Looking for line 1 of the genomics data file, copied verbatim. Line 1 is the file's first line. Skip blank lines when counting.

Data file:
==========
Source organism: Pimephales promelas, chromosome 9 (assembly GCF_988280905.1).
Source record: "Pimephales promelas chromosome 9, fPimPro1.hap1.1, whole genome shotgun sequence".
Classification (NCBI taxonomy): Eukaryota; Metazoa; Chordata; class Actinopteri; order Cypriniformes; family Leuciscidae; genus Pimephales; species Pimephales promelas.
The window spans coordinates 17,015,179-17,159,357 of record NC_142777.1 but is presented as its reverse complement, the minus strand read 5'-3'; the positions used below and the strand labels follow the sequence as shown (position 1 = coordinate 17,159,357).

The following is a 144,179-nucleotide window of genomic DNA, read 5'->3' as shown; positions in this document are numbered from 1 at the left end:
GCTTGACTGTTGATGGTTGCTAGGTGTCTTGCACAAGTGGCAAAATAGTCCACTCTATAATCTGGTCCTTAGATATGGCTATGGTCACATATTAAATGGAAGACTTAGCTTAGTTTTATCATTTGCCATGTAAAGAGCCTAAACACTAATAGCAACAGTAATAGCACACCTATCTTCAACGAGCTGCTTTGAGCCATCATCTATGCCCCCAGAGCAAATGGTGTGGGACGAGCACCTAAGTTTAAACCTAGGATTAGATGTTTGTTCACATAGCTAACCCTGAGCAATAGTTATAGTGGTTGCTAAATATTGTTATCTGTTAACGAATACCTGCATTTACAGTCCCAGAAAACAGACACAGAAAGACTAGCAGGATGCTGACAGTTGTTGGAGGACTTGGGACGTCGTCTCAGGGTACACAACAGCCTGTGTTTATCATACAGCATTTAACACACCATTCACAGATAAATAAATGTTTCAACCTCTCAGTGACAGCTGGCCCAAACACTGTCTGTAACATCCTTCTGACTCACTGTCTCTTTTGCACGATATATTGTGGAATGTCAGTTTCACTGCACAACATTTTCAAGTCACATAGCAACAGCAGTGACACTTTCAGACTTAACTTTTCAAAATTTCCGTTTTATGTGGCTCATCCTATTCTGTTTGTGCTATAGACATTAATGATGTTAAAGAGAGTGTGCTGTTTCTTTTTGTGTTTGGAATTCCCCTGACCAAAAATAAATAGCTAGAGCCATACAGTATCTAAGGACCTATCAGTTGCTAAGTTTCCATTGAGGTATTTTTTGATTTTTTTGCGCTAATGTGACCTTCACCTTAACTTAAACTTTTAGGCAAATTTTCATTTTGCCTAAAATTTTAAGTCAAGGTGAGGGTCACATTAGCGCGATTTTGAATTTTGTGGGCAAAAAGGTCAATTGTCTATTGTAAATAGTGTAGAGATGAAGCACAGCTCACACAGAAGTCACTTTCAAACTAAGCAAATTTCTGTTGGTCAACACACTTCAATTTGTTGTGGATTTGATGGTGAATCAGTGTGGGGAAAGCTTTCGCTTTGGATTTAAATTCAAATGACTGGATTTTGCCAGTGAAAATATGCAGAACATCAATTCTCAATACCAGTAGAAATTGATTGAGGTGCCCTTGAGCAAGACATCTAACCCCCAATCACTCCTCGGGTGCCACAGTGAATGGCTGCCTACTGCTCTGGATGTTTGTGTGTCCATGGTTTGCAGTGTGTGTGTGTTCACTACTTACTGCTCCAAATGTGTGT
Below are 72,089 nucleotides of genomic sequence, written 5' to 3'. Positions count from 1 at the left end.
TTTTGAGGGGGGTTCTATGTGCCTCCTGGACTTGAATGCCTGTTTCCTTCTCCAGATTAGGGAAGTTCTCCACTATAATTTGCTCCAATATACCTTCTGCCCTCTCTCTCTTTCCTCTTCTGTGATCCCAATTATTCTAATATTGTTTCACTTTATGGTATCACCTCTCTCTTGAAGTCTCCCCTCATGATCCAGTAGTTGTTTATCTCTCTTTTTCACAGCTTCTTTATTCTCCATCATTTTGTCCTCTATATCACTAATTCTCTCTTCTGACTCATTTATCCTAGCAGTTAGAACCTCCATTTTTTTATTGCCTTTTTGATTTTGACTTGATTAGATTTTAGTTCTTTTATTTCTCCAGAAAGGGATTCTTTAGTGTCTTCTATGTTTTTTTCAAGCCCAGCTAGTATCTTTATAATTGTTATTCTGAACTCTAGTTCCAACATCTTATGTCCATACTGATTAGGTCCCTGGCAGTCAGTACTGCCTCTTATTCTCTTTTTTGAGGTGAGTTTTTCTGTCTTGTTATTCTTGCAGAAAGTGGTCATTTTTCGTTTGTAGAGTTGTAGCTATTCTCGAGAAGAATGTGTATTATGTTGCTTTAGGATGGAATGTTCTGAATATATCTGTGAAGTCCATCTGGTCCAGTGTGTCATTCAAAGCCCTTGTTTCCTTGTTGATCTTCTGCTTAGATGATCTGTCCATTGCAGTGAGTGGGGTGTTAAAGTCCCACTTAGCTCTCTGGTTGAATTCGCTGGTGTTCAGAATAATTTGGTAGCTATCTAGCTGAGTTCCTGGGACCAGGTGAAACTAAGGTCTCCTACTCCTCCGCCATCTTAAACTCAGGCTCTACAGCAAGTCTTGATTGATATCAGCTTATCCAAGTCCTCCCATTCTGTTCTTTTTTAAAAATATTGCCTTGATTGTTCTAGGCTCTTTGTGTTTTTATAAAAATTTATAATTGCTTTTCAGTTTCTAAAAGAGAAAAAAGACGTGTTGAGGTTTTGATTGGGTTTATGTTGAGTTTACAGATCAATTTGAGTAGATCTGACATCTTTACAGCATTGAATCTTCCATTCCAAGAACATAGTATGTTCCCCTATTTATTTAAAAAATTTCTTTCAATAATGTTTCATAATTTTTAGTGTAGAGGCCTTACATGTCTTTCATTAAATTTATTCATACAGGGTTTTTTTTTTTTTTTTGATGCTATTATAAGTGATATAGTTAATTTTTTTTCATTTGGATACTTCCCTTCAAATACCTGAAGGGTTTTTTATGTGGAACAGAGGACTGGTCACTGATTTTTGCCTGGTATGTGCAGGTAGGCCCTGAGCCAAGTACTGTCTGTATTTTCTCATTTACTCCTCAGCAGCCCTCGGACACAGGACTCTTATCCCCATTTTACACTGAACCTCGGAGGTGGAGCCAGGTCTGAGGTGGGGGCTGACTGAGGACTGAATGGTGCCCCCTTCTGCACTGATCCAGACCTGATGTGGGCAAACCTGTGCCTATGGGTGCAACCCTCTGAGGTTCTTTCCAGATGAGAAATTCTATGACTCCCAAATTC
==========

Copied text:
Source organism: Pimephales promelas, chromosome 9 (assembly GCF_988280905.1).